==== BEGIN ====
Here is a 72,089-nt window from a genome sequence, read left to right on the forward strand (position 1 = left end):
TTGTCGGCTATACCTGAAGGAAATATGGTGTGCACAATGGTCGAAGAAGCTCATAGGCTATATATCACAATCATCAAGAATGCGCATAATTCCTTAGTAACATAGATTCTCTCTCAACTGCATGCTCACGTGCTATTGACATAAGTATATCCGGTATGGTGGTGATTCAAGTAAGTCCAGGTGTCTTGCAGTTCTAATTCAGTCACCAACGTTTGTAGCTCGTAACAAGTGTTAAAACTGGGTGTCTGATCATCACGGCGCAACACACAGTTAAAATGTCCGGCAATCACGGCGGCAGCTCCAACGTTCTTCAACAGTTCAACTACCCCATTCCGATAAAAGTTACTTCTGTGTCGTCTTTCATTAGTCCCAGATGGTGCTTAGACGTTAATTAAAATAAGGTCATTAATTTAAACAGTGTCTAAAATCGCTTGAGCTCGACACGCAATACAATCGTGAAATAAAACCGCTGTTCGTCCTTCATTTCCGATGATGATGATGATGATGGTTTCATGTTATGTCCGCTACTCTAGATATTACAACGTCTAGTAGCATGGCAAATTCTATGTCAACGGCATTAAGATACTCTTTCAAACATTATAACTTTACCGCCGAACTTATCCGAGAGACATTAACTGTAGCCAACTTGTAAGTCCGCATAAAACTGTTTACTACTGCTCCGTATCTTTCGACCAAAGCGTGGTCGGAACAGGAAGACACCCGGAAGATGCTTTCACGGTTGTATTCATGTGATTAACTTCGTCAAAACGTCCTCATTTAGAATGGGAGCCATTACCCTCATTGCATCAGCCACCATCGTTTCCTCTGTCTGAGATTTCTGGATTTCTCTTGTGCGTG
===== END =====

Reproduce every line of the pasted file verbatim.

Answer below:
Here is a 72,089-nt window from a genome sequence, read left to right on the forward strand (position 1 = left end):
TTGTCGGCTATACCTGAAGGAAATATGGTGTGCACAATGGTCGAAGAAGCTCATAGGCTATATATCACAATCATCAAGAATGCGCATAATTCCTTAGTAACATAGATTCTCTCTCAACTGCATGCTCACGTGCTATTGACATAAGTATATCCGGTATGGTGGTGATTCAAGTAAGTCCAGGTGTCTTGCAGTTCTAATTCAGTCACCAACGTTTGTAGCTCGTAACAAGTGTTAAAACTGGGTGTCTGATCATCACGGCGCAACACACAGTTAAAATGTCCGGCAATCACGGCGGCAGCTCCAACGTTCTTCAACAGTTCAACTACCCCATTCCGATAAAAGTTACTTCTGTGTCGTCTTTCATTAGTCCCAGATGGTGCTTAGACGTTAATTAAAATAAGGTCATTAATTTAAACAGTGTCTAAAATCGCTTGAGCTCGACACGCAATACAATCGTGAAATAAAACCGCTGTTCGTCCTTCATTTCCGATGATGATGATGATGATGGTTTCATGTTATGTCCGCTACTCTAGATATTACAACGTCTAGTAGCATGGCAAATTCTATGTCAACGGCATTAAGATACTCTTTCAAACATTATAACTTTACCGCCGAACTTATCCGAGAGACATTAACTGTAGCCAACTTGTAAGTCCGCATAAAACTGTTTACTACTGCTCCGTATCTTTCGACCAAAGCGTGGTCGGAACAGGAAGACACCCGGAAGATGCTTTCACGGTTGTATTCATGTGATTAACTTCGTCAAAACGTCCTCATTTAGAATGGGAGCCATTACCCTCATTGCATCAGCCACCATCGTTTCCTCTGTCTGAGATTTCTGGATTTCTCTTGTGCGTG